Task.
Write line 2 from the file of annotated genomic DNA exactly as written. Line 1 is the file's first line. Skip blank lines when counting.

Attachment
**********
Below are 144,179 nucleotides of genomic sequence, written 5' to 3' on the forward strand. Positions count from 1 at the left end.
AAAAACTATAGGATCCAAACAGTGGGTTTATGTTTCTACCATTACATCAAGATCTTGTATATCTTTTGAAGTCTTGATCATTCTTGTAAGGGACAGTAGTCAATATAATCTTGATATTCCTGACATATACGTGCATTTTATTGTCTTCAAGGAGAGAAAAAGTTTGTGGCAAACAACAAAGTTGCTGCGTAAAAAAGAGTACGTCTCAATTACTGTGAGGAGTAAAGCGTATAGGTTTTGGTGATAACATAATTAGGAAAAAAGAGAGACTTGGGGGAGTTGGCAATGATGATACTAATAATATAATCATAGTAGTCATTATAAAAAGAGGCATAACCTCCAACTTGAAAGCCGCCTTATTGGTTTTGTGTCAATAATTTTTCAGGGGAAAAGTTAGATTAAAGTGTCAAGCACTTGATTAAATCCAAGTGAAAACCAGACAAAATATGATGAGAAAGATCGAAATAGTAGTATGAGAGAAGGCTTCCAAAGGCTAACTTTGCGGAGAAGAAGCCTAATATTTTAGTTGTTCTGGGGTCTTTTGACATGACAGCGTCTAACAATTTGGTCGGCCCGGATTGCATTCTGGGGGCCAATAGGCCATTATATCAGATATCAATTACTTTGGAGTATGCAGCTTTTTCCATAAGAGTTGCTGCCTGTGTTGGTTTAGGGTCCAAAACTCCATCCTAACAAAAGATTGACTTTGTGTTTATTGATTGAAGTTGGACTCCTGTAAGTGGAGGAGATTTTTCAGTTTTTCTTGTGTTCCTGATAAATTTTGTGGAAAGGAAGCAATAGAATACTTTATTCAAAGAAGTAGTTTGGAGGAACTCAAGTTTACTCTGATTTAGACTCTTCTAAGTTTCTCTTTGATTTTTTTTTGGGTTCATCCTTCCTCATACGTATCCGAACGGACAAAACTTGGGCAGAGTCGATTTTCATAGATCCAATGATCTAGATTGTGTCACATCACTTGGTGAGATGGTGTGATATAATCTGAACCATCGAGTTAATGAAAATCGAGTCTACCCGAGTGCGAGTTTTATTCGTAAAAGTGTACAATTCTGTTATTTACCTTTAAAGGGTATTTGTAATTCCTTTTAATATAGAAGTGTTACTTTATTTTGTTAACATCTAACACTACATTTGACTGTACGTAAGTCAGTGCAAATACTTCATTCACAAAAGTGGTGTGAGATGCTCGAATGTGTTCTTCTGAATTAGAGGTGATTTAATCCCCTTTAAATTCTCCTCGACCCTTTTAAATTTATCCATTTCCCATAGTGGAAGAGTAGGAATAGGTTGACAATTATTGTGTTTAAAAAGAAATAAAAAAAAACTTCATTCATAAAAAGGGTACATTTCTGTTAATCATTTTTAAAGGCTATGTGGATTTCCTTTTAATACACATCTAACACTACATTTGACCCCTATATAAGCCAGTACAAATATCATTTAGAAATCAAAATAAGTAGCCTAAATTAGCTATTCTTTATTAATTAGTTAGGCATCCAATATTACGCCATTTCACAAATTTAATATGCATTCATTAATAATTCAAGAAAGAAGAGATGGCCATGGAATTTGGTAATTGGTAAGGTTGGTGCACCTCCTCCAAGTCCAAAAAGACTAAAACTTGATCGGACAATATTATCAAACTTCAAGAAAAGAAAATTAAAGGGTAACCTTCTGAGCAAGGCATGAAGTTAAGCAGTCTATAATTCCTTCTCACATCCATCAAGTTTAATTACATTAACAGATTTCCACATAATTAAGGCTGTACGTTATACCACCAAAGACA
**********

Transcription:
AAAAACTATAGGATCCAAACAGTGGGTTTATGTTTCTACCATTACATCAAGATCTTGTATATCTTTTGAAGTCTTGATCATTCTTGTAAGGGACAGTAGTCAATATAATCTTGATATTCCTGACATATACGTGCATTTTATTGTCTTCAAGGAGAGAAAAAGTTTGTGGCAAACAACAAAGTTGCTGCGTAAAAAAGAGTACGTCTCAATTACTGTGAGGAGTAAAGCGTATAGGTTTTGGTGATAACATAATTAGGAAAAAAGAGAGACTTGGGGGAGTTGGCAATGATGATACTAATAATATAATCATAGTAGTCATTATAAAAAGAGGCATAACCTCCAACTTGAAAGCCGCCTTATTGGTTTTGTGTCAATAATTTTTCAGGGGAAAAGTTAGATTAAAGTGTCAAGCACTTGATTAAATCCAAGTGAAAACCAGACAAAATATGATGAGAAAGATCGAAATAGTAGTATGAGAGAAGGCTTCCAAAGGCTAACTTTGCGGAGAAGAAGCCTAATATTTTAGTTGTTCTGGGGTCTTTTGACATGACAGCGTCTAACAATTTGGTCGGCCCGGATTGCATTCTGGGGGCCAATAGGCCATTATATCAGATATCAATTACTTTGGAGTATGCAGCTTTTTCCATAAGAGTTGCTGCCTGTGTTGGTTTAGGGTCCAAAACTCCATCCTAACAAAAGATTGACTTTGTGTTTATTGATTGAAGTTGGACTCCTGTAAGTGGAGGAGATTTTTCAGTTTTTCTTGTGTTCCTGATAAATTTTGTGGAAAGGAAGCAATAGAATACTTTATTCAAAGAAGTAGTTTGGAGGAACTCAAGTTTACTCTGATTTAGACTCTTCTAAGTTTCTCTTTGATTTTTTTTTGGGTTCATCCTTCCTCATACGTATCCGAACGGACAAAACTTGGGCAGAGTCGATTTTCATAGATCCAATGATCTAGATTGTGTCACATCACTTGGTGAGATGGTGTGATATAATCTGAACCATCGAGTTAATGAAAATCGAGTCTACCCGAGTGCGAGTTTTATTCGTAAAAGTGTACAATTCTGTTATTTACCTTTAAAGGGTATTTGTAATTCCTTTTAATATAGAAGTGTTACTTTATTTTGTTAACATCTAACACTACATTTGACTGTACGTAAGTCAGTGCAAATACTTCATTCACAAAAGTGGTGTGAGATGCTCGAATGTGTTCTTCTGAATTAGAGGTGATTTAATCCCCTTTAAATTCTCCTCGACCCTTTTAAATTTATCCATTTCCCATAGTGGAAGAGTAGGAATAGGTTGACAATTATTGTGTTTAAAAAGAAATAAAAAAAAACTTCATTCATAAAAAGGGTACATTTCTGTTAATCATTTTTAAAGGCTATGTGGATTTCCTTTTAATACACATCTAACACTACATTTGACCCCTATATAAGCCAGTACAAATATCATTTAGAAATCAAAATAAGTAGCCTAAATTAGCTATTCTTTATTAATTAGTTAGGCATCCAATATTACGCCATTTCACAAATTTAATATGCATTCATTAATAATTCAAGAAAGAAGAGATGGCCATGGAATTTGGTAATTGGTAAGGTTGGTGCACCTCCTCCAAGTCCAAAAAGACTAAAACTTGATCGGACAATATTATCAAACTTCAAGAAAAGAAAATTAAAGGGTAACCTTCTGAGCAAGGCATGAAGTTAAGCAGTCTATAATTCCTTCTCACATCCATCAAGTTTAATTACATTAACAGATTTCCACATAATTAAGGCTGTACGTTATACCACCAAAGACA